In many cases, pursing prosecutorial discretion is a last-ditch effort to avoid being removed from the country. This pursuit asks the United States Immigration and Customs Enforcement use its discretion to the benefit of the immigrant.
Purpose of Prosecutorial Discretion
The purpose of prosecutorial discretion in this context is to help ICE to pursue the cases and use its resources that put the country at the greatest degree of risk. Like every governmental agency, ICE has limited resources at its disposal. Prosecutorial discretion helps ICE to focus on the cases that have the greatest impact.
Recent History of Prosecutorial Discretion
In July 2011, John Morton, the director of ICE at the time, sent an internal memo to all ICE officials, asking them to utilize their discretion in cases. The memo emphasized the need for ICE officials to focus on cases that would promote national security, promote border security, promote public safety and maintain the integrity of the immigration system.
Shortly thereafter, on August 18, 2011, the Department of Homeland Security revealed that it would establish new guidelines across all immigration agencies to ensure that it was most heavily enforcing cases that involved the removal of individuals who posed the greatest risk to the country. Additionally, the Department of Homeland Security stated that it would allow individuals in low-priority cases to request prosecutorial discretion. Additionally, the department created a joint committee with the help of the Department of Justice to review cases that involved individuals who were in removal proceedings to determine which cases were high priority and which were low priority.
Ways that Prosecutorial Discretion Can Be Used
Prosecutorial discretion means different things in different cases. In some cases, prosecutorial discretion may be utilized by cancelling a notice of detainer or notice to appear, dismissing a proceeding, granting deferred action or joining in a motion to grant relief.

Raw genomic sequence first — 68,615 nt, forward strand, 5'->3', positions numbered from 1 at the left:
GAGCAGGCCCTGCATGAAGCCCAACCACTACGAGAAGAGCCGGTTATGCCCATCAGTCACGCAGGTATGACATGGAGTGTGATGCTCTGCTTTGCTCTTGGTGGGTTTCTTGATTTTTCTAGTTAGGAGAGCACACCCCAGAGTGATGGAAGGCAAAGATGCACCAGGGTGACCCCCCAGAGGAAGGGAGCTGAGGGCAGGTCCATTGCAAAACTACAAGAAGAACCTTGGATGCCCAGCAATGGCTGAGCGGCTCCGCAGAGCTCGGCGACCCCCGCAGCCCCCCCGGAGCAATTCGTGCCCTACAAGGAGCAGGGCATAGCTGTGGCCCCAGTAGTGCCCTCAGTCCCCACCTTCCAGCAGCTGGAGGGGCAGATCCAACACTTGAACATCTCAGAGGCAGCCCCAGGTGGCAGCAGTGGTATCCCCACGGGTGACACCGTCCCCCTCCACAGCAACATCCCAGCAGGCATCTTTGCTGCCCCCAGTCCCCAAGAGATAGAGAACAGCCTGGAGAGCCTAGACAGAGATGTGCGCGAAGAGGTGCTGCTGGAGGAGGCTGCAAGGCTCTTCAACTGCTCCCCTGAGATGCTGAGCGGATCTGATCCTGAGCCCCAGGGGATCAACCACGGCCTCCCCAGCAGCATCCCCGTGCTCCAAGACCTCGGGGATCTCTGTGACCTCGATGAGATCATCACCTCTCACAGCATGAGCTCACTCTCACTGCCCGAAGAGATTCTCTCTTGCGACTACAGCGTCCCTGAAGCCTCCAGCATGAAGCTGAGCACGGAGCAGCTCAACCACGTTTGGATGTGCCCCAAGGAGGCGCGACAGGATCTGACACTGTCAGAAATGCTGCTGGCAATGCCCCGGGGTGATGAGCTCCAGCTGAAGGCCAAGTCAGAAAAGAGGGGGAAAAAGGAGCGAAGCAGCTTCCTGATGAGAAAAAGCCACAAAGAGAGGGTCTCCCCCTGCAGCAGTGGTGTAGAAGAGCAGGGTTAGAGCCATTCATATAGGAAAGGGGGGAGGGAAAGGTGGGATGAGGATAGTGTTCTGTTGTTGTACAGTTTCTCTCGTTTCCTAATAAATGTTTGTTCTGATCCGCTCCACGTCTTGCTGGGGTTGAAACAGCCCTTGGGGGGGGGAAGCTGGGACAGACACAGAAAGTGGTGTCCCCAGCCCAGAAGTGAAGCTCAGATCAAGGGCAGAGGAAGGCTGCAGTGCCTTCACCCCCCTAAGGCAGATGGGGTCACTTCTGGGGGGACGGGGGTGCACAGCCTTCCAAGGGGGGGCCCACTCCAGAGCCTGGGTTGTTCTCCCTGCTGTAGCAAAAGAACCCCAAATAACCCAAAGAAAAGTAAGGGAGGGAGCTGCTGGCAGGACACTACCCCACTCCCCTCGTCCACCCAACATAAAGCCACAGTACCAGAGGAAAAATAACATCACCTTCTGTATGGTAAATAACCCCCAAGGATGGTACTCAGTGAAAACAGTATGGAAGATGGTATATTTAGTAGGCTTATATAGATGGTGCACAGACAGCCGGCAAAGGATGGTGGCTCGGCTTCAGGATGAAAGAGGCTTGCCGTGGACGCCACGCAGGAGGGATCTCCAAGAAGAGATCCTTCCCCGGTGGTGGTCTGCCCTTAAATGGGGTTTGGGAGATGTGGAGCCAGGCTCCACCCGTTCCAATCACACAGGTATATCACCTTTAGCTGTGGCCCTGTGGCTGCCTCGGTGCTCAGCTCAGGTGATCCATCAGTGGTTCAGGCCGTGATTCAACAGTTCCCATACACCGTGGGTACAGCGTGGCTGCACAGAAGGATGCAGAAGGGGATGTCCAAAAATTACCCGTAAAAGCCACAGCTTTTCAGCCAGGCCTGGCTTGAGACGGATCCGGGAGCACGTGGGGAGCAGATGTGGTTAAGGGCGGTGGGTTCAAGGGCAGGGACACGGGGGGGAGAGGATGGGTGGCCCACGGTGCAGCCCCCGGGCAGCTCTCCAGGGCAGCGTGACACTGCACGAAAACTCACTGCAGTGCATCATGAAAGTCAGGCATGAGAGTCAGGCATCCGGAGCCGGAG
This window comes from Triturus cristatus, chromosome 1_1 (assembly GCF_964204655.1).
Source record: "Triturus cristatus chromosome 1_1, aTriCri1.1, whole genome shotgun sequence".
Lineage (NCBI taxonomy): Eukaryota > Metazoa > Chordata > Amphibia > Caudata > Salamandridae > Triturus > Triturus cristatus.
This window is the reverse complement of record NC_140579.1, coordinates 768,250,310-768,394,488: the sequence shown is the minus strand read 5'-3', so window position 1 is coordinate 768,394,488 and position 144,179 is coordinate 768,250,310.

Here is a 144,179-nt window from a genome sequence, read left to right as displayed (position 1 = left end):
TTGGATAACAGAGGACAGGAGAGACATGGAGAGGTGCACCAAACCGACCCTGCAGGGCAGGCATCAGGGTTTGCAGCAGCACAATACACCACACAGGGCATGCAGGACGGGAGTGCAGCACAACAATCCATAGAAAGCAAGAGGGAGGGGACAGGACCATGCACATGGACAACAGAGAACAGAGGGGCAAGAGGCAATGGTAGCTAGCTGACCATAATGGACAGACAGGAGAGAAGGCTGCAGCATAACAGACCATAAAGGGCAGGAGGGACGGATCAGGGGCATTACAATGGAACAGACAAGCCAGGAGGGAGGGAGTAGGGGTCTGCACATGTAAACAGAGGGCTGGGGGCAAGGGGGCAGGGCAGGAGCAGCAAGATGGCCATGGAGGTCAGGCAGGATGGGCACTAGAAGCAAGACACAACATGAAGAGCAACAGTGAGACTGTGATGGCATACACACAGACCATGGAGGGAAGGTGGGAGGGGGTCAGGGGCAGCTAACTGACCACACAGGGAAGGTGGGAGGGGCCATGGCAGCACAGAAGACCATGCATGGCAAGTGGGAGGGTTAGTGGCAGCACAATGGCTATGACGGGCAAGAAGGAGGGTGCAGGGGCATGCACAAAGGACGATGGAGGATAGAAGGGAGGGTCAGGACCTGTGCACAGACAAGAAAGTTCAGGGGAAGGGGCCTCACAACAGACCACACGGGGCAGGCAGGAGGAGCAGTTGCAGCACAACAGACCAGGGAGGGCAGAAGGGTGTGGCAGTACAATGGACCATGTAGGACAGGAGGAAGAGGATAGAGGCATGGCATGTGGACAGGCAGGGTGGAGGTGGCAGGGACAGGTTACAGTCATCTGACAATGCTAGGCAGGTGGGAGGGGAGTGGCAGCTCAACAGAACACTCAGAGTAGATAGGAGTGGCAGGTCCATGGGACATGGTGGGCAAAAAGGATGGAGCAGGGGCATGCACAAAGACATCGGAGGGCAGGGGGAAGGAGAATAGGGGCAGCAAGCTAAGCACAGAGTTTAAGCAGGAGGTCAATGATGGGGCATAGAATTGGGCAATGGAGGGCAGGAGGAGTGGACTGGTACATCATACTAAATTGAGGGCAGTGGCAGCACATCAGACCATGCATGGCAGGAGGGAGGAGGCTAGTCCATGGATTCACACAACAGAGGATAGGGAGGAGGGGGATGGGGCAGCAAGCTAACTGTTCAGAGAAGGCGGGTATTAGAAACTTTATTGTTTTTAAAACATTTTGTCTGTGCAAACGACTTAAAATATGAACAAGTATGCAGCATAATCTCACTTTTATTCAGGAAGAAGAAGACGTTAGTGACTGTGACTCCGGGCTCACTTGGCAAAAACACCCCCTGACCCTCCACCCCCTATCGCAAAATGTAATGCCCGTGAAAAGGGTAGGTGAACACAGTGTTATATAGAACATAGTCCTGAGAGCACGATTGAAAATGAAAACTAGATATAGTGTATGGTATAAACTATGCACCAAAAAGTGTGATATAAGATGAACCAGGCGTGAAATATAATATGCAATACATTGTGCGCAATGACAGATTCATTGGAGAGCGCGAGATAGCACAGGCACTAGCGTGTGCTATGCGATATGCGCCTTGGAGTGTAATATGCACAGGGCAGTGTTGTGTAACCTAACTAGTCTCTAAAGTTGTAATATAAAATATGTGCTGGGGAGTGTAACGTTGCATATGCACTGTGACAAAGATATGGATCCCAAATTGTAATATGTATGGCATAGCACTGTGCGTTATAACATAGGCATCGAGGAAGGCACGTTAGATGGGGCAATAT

One way to be qualified for prosecutorial discretion is to demonstrate that you are part of a low-priority case that should not be pursued because there are higher priority cases that require ICE’s attention. Low priority cases were also identified in a Morton memo dated June 17, 2011. These cases involve individuals who have been detained who are not criminals, individuals who have been in the United States since they were children, individuals who are veterans or relatives of veterans, individuals who have serious health issues, individuals who have strong ties to the community, individuals who are caregivers or individuals who are victims of crime.
ICE officers a number of factors to help determine whether a person may qualify for prosecutorial discretion. For example, the amount of time that the individual has been present in the United States, especially while in legal status, is one important factor. Additionally, ICE can consider how the individual came to be in the country and how he or she entered the country. This factor weighs more heavily if the individual came to the United States as a child. More consideration is given to individuals who have acquired from a high school in the United States or who have pursued or who are pursuing a college degree. Additionally, the person’s immigration history is evaluated, including whether or not the individual has been removed previously or if there is an existing order of removal. The individual’s criminal history is evaluated, including the existence of any arrests, previous convictions or an outstanding arrest warrant.
ICE officials can also assess the relationships between the immigrant and family members, such as whether the individual has a spouse, child or parent who is a United States citizen or permanent resident. If the individual is pregnant or nursing, this is also considered. Additionally, if the individual has a spouse who suffers from a severe mental or physical illness, this factor can be considered. Likewise, if the individual is a caretaker for an individual with a mental or physical impairment, this factor can also be considered. If the individual is likely to be granted some type of legal status due to a family relationship, this factor is also considered.
Information related to the individual’s home country is also assessed. For example, one important factor is whether the individual is likely to be unable to be removed due to his or her nationality, ICE may choose to exercise prosecutorial discretion. The same may occur if the individual is likely to be granted asylum or other status due to being a victim of a crime.
These are not all of the potential factors that ICE can consider. An immigration attorney may be able to write a letter to the ICE officer in charge of your case to request prosecutorial discretion be exercised.